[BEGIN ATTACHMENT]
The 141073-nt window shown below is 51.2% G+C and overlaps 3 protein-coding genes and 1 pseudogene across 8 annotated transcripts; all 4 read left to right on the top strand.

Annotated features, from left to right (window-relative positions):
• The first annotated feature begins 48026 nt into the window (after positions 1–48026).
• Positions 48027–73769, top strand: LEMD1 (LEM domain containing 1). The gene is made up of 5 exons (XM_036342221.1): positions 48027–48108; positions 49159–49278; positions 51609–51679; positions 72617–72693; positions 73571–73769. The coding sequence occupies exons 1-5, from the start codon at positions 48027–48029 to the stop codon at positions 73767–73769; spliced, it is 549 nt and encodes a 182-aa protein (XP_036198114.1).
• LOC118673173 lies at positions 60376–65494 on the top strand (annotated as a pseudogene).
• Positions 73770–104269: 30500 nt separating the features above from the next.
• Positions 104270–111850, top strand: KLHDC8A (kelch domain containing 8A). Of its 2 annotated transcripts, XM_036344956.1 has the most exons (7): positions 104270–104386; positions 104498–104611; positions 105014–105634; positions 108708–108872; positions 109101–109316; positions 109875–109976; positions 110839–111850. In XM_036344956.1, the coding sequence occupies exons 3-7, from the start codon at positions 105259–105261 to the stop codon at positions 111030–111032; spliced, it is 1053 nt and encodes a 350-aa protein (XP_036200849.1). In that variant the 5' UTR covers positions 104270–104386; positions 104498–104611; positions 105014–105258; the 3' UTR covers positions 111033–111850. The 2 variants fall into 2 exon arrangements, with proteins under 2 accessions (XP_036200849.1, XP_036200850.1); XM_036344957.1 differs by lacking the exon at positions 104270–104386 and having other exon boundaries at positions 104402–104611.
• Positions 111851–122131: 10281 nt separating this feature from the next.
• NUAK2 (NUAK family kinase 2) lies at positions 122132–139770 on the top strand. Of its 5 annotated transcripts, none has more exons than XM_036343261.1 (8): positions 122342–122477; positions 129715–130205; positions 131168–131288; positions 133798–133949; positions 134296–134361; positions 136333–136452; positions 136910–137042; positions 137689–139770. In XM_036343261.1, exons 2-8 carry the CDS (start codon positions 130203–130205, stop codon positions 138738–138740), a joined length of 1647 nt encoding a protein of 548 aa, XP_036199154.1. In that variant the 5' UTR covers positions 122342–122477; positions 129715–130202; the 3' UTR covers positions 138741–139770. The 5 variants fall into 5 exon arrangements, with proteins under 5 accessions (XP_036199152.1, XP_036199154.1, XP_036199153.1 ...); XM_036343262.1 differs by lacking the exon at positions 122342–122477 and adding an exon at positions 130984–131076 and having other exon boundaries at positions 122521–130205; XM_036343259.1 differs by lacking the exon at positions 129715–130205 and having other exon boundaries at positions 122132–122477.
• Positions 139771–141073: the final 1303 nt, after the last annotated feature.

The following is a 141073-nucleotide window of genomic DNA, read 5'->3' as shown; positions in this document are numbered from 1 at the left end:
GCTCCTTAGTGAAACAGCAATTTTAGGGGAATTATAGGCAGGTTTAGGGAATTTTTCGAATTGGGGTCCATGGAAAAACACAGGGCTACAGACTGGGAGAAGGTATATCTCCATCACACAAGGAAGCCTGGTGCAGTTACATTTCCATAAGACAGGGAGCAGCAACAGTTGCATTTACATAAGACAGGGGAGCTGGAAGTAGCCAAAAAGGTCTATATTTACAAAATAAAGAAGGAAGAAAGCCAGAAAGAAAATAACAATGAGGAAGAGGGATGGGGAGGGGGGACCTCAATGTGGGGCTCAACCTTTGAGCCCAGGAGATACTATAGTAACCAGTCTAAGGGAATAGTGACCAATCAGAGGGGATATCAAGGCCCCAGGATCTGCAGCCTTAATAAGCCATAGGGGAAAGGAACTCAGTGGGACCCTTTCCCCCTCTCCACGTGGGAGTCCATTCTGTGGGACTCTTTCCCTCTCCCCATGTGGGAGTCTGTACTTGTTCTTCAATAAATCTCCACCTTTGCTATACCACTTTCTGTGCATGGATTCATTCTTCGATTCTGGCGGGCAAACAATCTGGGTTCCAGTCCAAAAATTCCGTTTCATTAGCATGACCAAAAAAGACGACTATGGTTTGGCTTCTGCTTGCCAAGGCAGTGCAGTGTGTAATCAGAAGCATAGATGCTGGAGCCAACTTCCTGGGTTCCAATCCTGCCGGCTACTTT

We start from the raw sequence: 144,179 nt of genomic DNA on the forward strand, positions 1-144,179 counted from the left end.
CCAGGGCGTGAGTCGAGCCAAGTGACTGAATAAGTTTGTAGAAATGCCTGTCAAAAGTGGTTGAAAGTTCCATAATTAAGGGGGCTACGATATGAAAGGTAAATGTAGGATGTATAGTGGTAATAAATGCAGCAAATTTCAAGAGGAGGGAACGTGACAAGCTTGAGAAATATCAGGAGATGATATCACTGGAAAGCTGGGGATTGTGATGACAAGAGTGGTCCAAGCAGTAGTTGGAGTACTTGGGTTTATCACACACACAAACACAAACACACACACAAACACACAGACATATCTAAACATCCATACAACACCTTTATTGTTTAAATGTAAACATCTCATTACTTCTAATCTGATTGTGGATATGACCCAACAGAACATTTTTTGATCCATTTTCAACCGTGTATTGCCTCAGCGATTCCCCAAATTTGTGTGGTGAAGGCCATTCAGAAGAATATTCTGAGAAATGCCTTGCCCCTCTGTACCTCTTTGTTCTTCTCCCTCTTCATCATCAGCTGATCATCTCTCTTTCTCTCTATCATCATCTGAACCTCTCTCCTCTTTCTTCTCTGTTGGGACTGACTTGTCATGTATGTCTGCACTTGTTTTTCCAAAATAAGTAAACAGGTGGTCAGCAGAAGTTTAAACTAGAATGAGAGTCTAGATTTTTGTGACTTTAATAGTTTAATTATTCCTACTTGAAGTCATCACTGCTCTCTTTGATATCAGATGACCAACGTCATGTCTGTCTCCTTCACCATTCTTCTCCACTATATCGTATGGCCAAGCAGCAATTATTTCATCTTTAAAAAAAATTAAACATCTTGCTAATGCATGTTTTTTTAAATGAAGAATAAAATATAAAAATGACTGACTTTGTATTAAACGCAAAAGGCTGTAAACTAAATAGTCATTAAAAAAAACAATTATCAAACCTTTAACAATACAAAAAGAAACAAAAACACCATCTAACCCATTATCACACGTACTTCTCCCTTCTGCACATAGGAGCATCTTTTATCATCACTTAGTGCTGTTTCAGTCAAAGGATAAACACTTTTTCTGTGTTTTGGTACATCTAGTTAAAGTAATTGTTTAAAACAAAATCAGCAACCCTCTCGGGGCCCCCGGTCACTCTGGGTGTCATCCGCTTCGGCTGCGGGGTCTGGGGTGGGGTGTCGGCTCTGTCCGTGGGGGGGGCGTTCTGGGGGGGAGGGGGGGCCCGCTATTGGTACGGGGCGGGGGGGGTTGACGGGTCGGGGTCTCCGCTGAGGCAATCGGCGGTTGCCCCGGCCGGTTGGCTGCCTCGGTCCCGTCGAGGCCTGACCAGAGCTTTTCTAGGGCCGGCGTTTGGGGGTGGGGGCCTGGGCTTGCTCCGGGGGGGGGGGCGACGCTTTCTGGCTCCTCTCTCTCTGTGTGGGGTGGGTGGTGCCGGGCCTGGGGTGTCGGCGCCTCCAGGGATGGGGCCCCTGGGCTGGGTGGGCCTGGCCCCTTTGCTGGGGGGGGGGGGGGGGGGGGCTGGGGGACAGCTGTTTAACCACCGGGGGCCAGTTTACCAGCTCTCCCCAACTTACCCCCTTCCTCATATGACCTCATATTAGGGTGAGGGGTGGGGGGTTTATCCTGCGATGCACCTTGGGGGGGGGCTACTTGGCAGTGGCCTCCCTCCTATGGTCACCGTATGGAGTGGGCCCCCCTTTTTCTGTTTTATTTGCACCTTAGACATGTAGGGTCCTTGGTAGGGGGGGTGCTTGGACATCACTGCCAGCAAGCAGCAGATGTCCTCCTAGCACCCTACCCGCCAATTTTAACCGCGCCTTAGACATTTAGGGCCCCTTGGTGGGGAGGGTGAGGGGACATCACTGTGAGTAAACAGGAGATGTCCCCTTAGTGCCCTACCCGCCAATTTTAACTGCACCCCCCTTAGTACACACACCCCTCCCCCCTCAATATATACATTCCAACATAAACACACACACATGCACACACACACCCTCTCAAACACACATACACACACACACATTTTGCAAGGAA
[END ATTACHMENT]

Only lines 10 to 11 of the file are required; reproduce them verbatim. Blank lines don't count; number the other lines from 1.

• Positions 139771–141073: the final 1303 nt, after the last annotated feature.

The following is a 141073-nucleotide window of genomic DNA, read 5'->3' as shown; positions in this document are numbered from 1 at the left end: